William R. Bryant
Texas A&M Univ., College Station, TX 77843
NRL, Stennis Space Center, MS 39529
Michael D. Richardson
Naval Res. Lab., Stennis Space Center, MS 39529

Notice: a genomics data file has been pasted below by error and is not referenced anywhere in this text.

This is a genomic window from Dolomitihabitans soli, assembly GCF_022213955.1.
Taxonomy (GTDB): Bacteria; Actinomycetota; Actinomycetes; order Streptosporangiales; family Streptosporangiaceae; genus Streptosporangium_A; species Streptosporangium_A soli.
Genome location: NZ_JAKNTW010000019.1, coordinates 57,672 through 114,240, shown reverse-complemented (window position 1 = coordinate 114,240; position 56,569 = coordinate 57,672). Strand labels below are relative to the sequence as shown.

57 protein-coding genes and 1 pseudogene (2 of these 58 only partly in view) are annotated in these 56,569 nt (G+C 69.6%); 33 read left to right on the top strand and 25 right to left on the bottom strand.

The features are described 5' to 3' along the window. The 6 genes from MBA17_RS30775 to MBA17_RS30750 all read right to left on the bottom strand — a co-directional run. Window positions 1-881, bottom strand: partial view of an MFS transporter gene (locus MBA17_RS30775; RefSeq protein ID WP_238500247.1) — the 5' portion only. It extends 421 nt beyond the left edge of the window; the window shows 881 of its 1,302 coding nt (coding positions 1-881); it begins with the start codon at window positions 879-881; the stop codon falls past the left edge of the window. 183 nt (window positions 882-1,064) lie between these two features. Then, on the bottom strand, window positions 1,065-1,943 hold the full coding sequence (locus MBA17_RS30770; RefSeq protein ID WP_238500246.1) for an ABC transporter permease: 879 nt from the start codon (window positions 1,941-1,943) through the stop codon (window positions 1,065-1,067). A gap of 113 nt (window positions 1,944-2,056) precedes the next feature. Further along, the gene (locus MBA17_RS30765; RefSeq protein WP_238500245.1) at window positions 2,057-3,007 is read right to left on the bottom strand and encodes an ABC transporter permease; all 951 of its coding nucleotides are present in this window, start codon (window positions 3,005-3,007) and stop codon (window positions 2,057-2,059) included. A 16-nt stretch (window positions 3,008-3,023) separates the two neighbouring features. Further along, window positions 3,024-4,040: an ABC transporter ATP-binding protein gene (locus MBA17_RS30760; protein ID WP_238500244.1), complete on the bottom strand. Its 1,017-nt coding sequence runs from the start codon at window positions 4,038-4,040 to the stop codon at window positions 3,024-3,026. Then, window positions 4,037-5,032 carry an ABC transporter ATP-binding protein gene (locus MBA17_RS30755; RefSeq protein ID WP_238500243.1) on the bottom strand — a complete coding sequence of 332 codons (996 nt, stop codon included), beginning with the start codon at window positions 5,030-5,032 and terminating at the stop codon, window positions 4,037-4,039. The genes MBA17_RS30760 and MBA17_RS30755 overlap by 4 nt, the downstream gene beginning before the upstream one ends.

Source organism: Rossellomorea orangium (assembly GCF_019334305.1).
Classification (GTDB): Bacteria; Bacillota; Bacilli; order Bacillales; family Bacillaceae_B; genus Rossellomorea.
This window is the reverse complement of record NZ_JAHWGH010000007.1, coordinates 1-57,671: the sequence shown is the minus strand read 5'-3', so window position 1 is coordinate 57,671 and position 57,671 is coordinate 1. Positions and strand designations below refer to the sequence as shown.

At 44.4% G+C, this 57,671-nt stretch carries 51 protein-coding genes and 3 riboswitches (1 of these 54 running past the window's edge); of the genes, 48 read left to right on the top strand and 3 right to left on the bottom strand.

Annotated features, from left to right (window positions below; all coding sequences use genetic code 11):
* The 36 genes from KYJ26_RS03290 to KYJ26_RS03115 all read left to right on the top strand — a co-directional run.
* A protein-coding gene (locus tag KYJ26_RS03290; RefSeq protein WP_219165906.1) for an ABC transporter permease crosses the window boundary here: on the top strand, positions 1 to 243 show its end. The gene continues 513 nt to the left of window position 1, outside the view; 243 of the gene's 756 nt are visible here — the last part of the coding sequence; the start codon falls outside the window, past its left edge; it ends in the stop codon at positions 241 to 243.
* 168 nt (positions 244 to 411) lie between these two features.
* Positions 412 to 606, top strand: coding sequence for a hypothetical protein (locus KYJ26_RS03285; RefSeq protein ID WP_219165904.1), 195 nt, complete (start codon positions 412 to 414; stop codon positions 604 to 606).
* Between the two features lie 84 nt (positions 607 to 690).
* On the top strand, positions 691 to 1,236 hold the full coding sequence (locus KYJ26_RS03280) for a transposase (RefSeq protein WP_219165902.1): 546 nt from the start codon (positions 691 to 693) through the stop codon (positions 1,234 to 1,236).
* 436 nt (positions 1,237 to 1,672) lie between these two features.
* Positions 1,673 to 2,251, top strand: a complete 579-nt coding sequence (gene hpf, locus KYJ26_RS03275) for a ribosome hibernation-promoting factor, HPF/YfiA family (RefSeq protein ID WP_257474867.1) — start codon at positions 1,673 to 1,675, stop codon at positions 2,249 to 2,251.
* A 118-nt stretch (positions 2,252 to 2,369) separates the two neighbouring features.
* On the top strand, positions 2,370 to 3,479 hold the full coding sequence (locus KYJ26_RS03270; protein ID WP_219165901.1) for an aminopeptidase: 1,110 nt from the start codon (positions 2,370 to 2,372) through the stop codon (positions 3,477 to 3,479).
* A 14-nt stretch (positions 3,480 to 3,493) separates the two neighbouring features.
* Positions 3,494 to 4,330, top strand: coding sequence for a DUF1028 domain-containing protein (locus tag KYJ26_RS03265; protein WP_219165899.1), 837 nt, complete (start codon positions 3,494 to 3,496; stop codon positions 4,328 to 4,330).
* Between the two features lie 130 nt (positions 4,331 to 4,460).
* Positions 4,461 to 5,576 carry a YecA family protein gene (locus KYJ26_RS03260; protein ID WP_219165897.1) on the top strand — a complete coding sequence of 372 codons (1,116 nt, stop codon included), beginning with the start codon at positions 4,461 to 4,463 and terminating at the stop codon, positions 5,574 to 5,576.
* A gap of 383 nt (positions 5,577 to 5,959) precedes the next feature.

Permeability of fine-grained marine sediments is the most controversial and difficult variable to define for seismo-acoustics. Theoretical formulations of permeability are extremely complex for fine-grained sediments and usually bear small resemblances to real material. Values of permeability from consolidation tests and direct analysis of clayey marine sediments greatly differ from results determined by the Kozeny--Carman equation. These differences are not accountable by deviations from Darcy's law, electrokinetic coupling, or viscosity but are related to changes in microfabric. Porosities relationship to permeability presents natures largest range between cause and affect. In fine-grained marine sediments permeability changes at a rate from 2 to the 12th power of porosity. A 50% change in porosity, from a mud to mudstone, can result in a change in permeability of 10[sup -3] to 10[sup -12] cm/s, which is analogous of going from the speed of light to 60 mph. The effects of permeability on P-wave velocities of high porosity (85% to 70%) sediments, particularly Pacific red clays, appears minimal. A measured change of permeability from 7x10[sup -4] to 1.2x10[sup -7] cm/s has less of an effect on the velocity (average 1469 m/s) than does a density change from 1.25 to 1.36 g/cc. P-wave velocities of red clays, spanning an age of 45 m.y. with permeabilities of above, are essentially constant over a depth of 60 m while S-wave velocities of the same material increase from 5 to 180 m/s. The best relationship between permeability and porosity of marine clays for seismo-acoustic determinations is k=6.63x10[sup -9] (beta)[sup 8.1], where k=permeability (cm/s) and (beta)=decimal porosity.